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When an armed man killed eight people, including six of Asian descent, in the Atlanta area on March 16, Marc Lacey and numerous other journalists across The New York Times went into “mass shooting mode.”
An assistant managing editor, Mr. Lacey oversees live news coverage for The Times. He’s also a former editor of the National desk and has more than a decade of experience directing journalists after events like this.
“It’s really kind of sad that we should have a mass shooting mode,” he said. “But they happen with such regularity that you kind of have to know exactly what you’re going to do.”
After a year without a single large-scale shooting in a public place, the country recorded yet another within six days when a gunman killed 10 people in Boulder, Colo., on Monday. In covering these tragedies, Times reporters and editors weigh extremely delicate issues like what information to publish and when, how to sensitively approach grieving family members and how to put the event in context for a national audience.
As Mr. Lacey’s successor, Jia Lynn Yang, mobilized national correspondents to cover the Boulder shooting this week, Mr. Lacey shared in an edited interview how The Times approaches those issues, and how its coverage of mass shootings has changed in the past 10 years.
How does The Times decide when to identify a suspect in a mass shooting?
We publish the names when they’re confirmed by the authorities. We don’t always publish the photo of the perpetrator or suspect. There’s considerable research that shows that those who commit mass shootings thoroughly research past mass shootings — some people call it the Columbine Effect. These young men become obsessed with looking at all the coverage and images of previous gunmen, and want to seek similar, in their minds, glory, by committing their own heinous acts.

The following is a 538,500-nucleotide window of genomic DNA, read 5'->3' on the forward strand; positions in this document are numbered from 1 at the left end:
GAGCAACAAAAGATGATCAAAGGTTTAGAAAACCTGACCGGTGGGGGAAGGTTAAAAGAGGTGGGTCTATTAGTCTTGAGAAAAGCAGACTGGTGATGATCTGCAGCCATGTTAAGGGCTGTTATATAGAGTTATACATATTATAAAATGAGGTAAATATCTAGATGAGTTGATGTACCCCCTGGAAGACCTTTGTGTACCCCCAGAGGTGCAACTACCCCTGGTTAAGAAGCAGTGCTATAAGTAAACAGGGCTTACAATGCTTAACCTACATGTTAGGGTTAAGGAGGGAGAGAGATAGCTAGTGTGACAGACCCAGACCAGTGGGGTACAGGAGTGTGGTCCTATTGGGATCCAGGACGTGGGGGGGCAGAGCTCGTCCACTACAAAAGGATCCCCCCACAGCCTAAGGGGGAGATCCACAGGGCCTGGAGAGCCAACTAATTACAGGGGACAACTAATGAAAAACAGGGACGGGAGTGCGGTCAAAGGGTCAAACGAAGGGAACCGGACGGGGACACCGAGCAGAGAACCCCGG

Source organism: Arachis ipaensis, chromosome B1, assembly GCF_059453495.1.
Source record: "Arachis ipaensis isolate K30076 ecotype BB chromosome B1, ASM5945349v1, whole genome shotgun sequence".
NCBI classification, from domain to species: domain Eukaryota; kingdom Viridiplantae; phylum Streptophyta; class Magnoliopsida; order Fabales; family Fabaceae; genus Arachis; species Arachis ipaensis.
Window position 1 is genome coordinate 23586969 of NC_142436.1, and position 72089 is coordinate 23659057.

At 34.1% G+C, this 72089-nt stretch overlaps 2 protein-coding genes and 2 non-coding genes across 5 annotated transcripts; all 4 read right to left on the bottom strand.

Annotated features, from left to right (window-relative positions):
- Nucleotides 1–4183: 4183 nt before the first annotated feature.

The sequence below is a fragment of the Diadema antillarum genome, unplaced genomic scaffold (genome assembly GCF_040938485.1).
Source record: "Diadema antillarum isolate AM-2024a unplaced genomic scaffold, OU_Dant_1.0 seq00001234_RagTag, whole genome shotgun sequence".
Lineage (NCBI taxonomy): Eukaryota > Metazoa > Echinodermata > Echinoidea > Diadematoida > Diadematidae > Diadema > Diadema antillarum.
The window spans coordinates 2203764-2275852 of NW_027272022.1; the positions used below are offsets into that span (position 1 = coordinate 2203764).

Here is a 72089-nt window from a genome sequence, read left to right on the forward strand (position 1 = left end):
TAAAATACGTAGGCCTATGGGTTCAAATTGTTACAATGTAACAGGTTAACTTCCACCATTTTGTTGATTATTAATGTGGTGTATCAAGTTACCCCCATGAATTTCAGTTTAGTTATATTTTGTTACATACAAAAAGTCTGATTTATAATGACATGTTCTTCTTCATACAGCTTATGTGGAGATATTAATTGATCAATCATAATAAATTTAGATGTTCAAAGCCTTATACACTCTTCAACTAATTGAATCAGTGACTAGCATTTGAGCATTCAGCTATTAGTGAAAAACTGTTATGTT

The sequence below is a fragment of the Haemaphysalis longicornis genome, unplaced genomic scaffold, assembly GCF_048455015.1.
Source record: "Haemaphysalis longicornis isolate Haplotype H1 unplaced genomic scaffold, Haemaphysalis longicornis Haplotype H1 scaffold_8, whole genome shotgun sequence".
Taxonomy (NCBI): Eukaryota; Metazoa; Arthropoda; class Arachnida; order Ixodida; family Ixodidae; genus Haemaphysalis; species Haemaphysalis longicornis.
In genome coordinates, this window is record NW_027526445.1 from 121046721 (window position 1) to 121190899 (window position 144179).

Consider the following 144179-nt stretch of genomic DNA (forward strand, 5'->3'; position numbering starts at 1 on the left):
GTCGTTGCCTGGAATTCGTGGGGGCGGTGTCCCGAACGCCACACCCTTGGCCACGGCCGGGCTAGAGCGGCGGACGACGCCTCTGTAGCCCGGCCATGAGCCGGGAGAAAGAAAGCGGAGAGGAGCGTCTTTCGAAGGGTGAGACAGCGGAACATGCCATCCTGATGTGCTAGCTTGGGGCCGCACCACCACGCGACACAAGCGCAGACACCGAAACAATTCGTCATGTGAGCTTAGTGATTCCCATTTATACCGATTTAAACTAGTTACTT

If you do publish a photo of a suspect, what do you consider?
We shy away from publishing images in which the gunman is brandishing weapons, because that sort of imagery is exactly what the suspect wants to get out there — they often leave these images on social media feeds for that very purpose.
When do you publish the names of victims?
The only way we would publish a victim’s name before the authorities is if the family themselves publicized the name and we had confirmed it. The authorities are very careful about notifying next of kin before releasing names, and we certainly don’t want anyone to find out their relative died in a mass shooting by reading The New York Times.
Do you ever quote, paraphrase or link to shooters’ manifestoes?
We want to balance informing readers with not glorifying these awful acts in any way. So you’ll see The Times identifying the suspect, but certainly not publishing the twisted manifestoes in which they denounce the world and give their twisted rationale for carrying out the attack.